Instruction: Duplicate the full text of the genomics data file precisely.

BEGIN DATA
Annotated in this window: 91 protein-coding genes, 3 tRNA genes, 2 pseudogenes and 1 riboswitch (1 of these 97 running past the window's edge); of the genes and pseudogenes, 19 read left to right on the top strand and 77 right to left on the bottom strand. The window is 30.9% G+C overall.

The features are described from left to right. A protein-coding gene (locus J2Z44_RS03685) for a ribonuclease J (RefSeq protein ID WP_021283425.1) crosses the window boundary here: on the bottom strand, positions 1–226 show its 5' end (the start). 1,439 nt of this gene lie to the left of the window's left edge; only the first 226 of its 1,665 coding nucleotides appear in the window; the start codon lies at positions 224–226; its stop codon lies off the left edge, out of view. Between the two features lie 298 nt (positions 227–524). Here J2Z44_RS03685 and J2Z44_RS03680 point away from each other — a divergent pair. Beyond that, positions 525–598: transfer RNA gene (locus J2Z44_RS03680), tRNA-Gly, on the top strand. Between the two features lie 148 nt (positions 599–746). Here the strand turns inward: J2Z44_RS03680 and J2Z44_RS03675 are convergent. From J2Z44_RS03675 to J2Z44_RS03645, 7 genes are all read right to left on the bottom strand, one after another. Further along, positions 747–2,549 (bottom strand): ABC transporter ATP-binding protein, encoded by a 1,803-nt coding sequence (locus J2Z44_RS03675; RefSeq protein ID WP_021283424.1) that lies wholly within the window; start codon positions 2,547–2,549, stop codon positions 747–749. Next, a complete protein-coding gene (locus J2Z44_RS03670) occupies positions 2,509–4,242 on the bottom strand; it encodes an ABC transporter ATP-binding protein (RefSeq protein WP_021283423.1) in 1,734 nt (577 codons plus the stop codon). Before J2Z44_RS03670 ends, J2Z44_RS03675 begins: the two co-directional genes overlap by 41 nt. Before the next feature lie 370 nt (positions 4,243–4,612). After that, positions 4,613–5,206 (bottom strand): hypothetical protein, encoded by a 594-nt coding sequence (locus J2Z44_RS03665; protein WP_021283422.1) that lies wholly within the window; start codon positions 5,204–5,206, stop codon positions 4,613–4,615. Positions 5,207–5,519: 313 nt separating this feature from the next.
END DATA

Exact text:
Annotated in this window: 91 protein-coding genes, 3 tRNA genes, 2 pseudogenes and 1 riboswitch (1 of these 97 running past the window's edge); of the genes and pseudogenes, 19 read left to right on the top strand and 77 right to left on the bottom strand. The window is 30.9% G+C overall.

The features are described from left to right. A protein-coding gene (locus J2Z44_RS03685) for a ribonuclease J (RefSeq protein ID WP_021283425.1) crosses the window boundary here: on the bottom strand, positions 1–226 show its 5' end (the start). 1,439 nt of this gene lie to the left of the window's left edge; only the first 226 of its 1,665 coding nucleotides appear in the window; the start codon lies at positions 224–226; its stop codon lies off the left edge, out of view. Between the two features lie 298 nt (positions 227–524). Here J2Z44_RS03685 and J2Z44_RS03680 point away from each other — a divergent pair. Beyond that, positions 525–598: transfer RNA gene (locus J2Z44_RS03680), tRNA-Gly, on the top strand. Between the two features lie 148 nt (positions 599–746). Here the strand turns inward: J2Z44_RS03680 and J2Z44_RS03675 are convergent. From J2Z44_RS03675 to J2Z44_RS03645, 7 genes are all read right to left on the bottom strand, one after another. Further along, positions 747–2,549 (bottom strand): ABC transporter ATP-binding protein, encoded by a 1,803-nt coding sequence (locus J2Z44_RS03675; RefSeq protein ID WP_021283424.1) that lies wholly within the window; start codon positions 2,547–2,549, stop codon positions 747–749. Next, a complete protein-coding gene (locus J2Z44_RS03670) occupies positions 2,509–4,242 on the bottom strand; it encodes an ABC transporter ATP-binding protein (RefSeq protein WP_021283423.1) in 1,734 nt (577 codons plus the stop codon). Before J2Z44_RS03670 ends, J2Z44_RS03675 begins: the two co-directional genes overlap by 41 nt. Before the next feature lie 370 nt (positions 4,243–4,612). After that, positions 4,613–5,206 (bottom strand): hypothetical protein, encoded by a 594-nt coding sequence (locus J2Z44_RS03665; protein WP_021283422.1) that lies wholly within the window; start codon positions 5,204–5,206, stop codon positions 4,613–4,615. Positions 5,207–5,519: 313 nt separating this feature from the next.